Confiscations and the oppressive tax burden narrowed the possibility for self-sufficiency, and thus more and more small farmers lost their land. Therefore, the indebtedness of small farmers and expropriation of their land are the hallmarks of this Roman epoch. …one can indeed speak of a regular process of pauperization. The decline of free small farmers to small leaseholders, then day laborers, and even beggars was nothing unusual” (Stegemann and Stegemann, p. 112). “[I]n Galilee in the late Second Temple period trade did not move goods but taxation and tribute moved them. Thus the movement of goods was under control of the state. This economic system kept the peasantry impoverished” (Fiensy 2013, p. 173). “[T]he major cause of landlessness in Palestine (which may have been especially pronounced in Galilee and Judea) was the movement everywhere in the Roman empire to concentrate more and more land into the hands of the few” (Fiensy 1991, p. 79). “The distribution of what little income was available in the Mediterranean world was entirely dependent on political power: those devoid of political power, the non-elite … could expect little more from life than abject poverty” (Meggitt 1998, p. 50). Even Root (p. 167), who claims reduced banditry in Galilee, acknowledges that “all ancient economies produced enough misery to inspire class-bound hostility in the right political climate.

Blenkinsopp (p. 81): “The drive toward centralization, the need to subsidize a royal court and an elaborate cult, heavy taxation (‘you…take from them levies of grain’ [Amos 5.11]), frequent confiscations of patrimonial domain following on insolvency, military service, and forced labor, were the main factors undermining the old order and leading to a kind of rent capitalism,

Given such ever-present exploitative conditions, it is hard to think that only few of Israel’s farmers, Judean or Galilean, fell into debt, lost their property, and became wretchedly poor. To repeat: the downward course of unpaid debts and confiscations converted peasant farmers into short-term tenants and hired laborers. Tenancy and dispossession thus transferred crucial agrarian decisions to landlords cultivating profitable “cash crops,” such as grapes, olives, and flax, instead of traditional plants peasants had used for family subsistence. Production for tribute and commerce rather than for peasant household consumption destabilized basic historic peasant values, forcing farmers, tenants, and hired hands to enter a cash market, relying on money and loans to supply family needs, pay taxes, and repay debts. What the land produced became a commodity to be sold and exchanged as was the land itself — often with disastrous family consequences. For those who worked the land, its productivity no longer belonged to them, but to others.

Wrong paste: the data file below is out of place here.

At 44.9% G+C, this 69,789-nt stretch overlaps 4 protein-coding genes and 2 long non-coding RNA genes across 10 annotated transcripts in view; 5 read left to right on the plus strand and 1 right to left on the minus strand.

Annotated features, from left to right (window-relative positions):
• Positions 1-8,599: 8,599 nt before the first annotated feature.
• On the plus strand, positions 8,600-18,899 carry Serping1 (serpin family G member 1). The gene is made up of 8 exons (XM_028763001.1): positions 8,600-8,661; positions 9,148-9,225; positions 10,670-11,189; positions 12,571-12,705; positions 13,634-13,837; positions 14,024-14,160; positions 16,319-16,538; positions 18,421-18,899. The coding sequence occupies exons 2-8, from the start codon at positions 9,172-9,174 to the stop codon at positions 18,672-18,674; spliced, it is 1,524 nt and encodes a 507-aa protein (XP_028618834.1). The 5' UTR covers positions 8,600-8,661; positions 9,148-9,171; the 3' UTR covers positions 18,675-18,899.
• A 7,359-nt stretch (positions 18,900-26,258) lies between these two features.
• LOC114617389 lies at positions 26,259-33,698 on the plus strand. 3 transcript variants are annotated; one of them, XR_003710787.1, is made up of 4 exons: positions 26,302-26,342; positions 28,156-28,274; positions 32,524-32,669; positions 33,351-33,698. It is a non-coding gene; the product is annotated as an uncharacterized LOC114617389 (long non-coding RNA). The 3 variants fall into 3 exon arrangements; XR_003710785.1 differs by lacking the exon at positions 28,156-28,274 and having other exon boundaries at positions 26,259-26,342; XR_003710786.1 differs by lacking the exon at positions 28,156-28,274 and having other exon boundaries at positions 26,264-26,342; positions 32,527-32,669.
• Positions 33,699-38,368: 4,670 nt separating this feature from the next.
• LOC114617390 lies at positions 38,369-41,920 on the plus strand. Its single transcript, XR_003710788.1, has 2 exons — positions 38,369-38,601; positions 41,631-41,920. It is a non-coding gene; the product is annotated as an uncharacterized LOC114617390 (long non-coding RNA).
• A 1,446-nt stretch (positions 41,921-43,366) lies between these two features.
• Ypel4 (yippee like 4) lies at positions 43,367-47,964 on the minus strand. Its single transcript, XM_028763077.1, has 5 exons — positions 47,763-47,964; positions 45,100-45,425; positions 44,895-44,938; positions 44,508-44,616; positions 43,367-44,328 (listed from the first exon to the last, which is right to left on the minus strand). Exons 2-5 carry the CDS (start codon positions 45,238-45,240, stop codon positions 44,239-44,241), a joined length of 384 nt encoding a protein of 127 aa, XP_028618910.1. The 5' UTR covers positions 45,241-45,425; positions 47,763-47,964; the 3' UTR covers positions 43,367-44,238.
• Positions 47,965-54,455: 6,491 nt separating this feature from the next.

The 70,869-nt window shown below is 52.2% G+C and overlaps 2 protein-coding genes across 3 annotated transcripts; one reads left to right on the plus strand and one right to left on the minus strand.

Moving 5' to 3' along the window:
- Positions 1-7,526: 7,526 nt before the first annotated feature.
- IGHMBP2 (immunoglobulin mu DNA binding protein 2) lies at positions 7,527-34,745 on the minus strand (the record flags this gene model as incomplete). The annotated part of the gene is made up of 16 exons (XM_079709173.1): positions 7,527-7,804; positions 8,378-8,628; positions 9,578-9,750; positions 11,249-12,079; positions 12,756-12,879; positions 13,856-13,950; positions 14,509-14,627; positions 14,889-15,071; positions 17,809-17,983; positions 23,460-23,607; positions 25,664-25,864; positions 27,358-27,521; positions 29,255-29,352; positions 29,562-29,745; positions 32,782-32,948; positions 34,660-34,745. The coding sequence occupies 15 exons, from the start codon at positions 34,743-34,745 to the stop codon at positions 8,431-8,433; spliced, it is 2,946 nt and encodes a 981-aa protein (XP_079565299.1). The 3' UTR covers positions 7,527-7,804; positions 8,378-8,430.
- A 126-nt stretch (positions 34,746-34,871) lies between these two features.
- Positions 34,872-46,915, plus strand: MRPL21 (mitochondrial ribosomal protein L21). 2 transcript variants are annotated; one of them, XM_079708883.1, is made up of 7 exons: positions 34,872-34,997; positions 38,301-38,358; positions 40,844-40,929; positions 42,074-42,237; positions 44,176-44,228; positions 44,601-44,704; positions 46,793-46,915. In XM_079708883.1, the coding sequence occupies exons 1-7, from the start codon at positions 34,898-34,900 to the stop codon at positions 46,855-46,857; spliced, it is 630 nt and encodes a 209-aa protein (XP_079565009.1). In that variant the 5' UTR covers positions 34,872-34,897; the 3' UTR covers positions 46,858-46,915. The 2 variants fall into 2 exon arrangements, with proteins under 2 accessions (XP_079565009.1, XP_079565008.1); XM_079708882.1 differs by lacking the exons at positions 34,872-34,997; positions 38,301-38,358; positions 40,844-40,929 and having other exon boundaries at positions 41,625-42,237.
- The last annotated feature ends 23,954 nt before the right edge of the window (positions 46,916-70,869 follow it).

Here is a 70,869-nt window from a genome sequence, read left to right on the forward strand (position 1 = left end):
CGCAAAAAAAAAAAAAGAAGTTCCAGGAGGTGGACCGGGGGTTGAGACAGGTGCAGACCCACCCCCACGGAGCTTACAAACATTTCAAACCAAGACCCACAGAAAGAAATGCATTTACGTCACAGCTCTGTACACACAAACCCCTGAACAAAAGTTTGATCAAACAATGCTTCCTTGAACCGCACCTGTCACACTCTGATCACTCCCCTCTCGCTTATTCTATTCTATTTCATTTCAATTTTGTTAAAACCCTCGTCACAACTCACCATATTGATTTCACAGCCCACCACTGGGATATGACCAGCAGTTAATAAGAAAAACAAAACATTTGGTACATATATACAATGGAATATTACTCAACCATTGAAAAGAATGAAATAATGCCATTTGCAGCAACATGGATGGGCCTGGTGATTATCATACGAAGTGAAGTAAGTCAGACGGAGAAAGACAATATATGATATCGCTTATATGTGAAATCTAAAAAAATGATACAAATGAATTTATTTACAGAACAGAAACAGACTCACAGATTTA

Oakman (2008, p. 138) defines the structure of the Roman Empire as a “political economy” where those in power enforced a “redistributive network” so that “taxes and rents flowed relentlessly away from the rural producers to the storehouses of cities (especially Rome), private estates, and temples. Adams, (p. 172): “With a vast empire and a demanding infrastructure [bureaucracy, roads, armies, etc.], including a capital city of more than a million inhabitants, the revenue and supply needs of Rome were enormous in the first century BCE and first century CE.”

Friesen (2005, pp. 241–243) estimates that the dominant “Elites” who comprised about one percent of the Empire’s total population, possessed most of the Empire’s land and wealth, “earning rent and produce from the subsistence of farmers or slaves who actually worked the land.” Perhaps only a further seven percent, composed of some relatively well-off merchants, artisans, and military, had a “moderate surplus of resources.” The remainder of the Empire’s population lived in relative or wretched poverty, close to or below the level of subsistence. In Scheffler’s estimate (2011a, p. 119): “Only a small percentage (about 3%) of the population could be regarded as wealthy, 25% were starving with another 40% nearly starving.

Although exact population economic scale percentages can be disputed (e.g., B. W. Longenecker, pp. 30–59, 317–332), all agree that poverty ran large in the Roman Empire with crushing social effects. “The slide from peasant owner to tenant farmer, to day laborer … was inexorable for many and, thus, gave rise to social resentment, debt, banditry and in the case of woman, prostitution” (Freyne 2006, pp. 44–45).